A team of scientists at the University of New Hampshire has discovered a breaking-wave pattern over the magnetic sphere of Earth. The image released by NASA shows the waves are similar to the ocean waves that any surfer would crave. The researchers said the presence of such waves might disrupt telecommunications by interfering with space weather, resulting in auroras.

Surfer's waves form when fast-moving fluid travels over slow-moving fluid. These waves are also known as the Kelvin-Helmholtz waves. NASA's Goddard Space Flight Center said Kelvin-Helmholtz waves are found in clouds, oceans and the sun. The waves also have been found at the edge of the magnetic field, resulting from interaction between the magnetic field and charged particles from the sun.

The researchers previously thought the presence of these waves on the magnetosphere was a rare phenomenon. But Shiva Kavosi, co-author of the latest study published in the journal Nature Communications, said the phenomenon is quite common.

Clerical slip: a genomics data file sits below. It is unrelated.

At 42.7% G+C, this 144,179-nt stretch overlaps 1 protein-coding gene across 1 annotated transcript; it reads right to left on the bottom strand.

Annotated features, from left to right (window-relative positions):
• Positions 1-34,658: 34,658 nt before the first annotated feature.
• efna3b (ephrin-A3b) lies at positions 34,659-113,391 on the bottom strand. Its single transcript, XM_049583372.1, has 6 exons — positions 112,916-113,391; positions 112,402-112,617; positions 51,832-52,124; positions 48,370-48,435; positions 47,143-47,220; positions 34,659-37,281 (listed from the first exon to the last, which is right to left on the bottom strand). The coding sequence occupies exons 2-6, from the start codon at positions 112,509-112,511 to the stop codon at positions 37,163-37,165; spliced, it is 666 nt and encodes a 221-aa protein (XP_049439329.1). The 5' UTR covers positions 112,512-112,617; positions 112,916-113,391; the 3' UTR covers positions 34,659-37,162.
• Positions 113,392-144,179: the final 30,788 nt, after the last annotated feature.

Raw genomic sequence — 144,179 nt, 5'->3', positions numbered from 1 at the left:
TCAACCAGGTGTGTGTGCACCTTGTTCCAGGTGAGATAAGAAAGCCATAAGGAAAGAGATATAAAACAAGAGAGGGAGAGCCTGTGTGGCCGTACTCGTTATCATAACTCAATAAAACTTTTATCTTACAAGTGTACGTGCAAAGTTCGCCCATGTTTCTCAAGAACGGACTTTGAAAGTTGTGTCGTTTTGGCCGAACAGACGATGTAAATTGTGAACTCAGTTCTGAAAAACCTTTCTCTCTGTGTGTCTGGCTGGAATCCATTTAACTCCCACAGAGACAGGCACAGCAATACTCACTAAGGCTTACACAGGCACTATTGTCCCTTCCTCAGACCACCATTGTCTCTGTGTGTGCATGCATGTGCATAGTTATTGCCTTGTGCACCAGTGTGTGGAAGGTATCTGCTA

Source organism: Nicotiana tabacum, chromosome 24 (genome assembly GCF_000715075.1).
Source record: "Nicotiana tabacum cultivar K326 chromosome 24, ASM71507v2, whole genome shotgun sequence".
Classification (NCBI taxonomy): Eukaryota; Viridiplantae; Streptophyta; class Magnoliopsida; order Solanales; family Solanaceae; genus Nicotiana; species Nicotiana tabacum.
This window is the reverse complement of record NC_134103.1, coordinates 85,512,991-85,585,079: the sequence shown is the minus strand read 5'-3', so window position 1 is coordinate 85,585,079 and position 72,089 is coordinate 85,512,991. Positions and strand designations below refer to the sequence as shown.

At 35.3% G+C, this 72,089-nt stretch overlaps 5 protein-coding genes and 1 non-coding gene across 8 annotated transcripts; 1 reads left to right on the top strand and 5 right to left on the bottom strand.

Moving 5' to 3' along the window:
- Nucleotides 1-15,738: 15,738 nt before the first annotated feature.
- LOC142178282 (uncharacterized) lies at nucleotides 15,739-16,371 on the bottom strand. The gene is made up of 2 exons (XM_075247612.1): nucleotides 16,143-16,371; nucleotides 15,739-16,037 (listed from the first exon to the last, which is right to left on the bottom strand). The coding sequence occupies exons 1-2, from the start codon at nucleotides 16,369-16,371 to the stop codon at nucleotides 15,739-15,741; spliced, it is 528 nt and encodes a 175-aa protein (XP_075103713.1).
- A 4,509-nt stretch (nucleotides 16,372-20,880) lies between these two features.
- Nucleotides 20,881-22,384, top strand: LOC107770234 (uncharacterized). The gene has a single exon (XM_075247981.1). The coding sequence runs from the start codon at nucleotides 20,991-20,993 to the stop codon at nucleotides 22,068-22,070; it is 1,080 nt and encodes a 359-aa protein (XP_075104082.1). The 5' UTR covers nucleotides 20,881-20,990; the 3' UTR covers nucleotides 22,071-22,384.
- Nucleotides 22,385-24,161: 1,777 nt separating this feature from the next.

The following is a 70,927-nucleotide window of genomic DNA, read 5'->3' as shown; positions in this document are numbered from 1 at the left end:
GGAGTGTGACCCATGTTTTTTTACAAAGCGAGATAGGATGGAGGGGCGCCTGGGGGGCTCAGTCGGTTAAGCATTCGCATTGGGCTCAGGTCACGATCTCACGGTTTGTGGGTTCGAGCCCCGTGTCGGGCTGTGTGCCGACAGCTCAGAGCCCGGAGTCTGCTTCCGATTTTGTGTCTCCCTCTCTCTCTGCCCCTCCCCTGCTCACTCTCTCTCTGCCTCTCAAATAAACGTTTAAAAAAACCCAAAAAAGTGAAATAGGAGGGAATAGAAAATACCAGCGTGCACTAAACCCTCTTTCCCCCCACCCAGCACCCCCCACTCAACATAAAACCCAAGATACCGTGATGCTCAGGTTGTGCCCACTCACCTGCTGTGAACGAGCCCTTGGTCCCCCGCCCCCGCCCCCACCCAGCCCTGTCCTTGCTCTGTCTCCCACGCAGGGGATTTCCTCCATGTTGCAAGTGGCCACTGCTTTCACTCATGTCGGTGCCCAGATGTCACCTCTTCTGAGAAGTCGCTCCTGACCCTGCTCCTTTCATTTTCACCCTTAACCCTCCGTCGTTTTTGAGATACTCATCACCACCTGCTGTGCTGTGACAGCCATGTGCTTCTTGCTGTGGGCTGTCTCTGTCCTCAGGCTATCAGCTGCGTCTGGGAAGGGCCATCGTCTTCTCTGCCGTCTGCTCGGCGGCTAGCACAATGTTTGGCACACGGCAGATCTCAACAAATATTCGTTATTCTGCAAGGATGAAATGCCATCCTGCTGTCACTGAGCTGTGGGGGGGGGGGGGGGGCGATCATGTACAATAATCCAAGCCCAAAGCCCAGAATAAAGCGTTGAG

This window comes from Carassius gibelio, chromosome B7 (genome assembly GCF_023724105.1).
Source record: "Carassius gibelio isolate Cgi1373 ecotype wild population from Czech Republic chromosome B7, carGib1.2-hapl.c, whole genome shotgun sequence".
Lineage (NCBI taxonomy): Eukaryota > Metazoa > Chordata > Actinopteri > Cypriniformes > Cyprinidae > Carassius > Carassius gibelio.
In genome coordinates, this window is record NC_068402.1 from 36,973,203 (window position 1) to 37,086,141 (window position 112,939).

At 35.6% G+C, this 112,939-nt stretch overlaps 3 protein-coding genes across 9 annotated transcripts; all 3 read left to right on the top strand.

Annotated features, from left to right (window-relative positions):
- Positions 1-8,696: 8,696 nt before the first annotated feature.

"It turns out they can appear under any conditions and are much more prevalent than we thought," Kavosi said in a statement. "They're present 20 percent of the time."

The research team used data from two NASA projects to make a note of the wave patterns and measure the intensity of the solar winds at the time of the wave formation. The researchers found that the magnetic wave formation did not depend on the intensity of solar winds; rather, they could form under a variety of conditions.

The researchers said further understanding the behavior of the magnetic field can help scientists find a way to stop the disruption of technology, including power grids and telecommunications.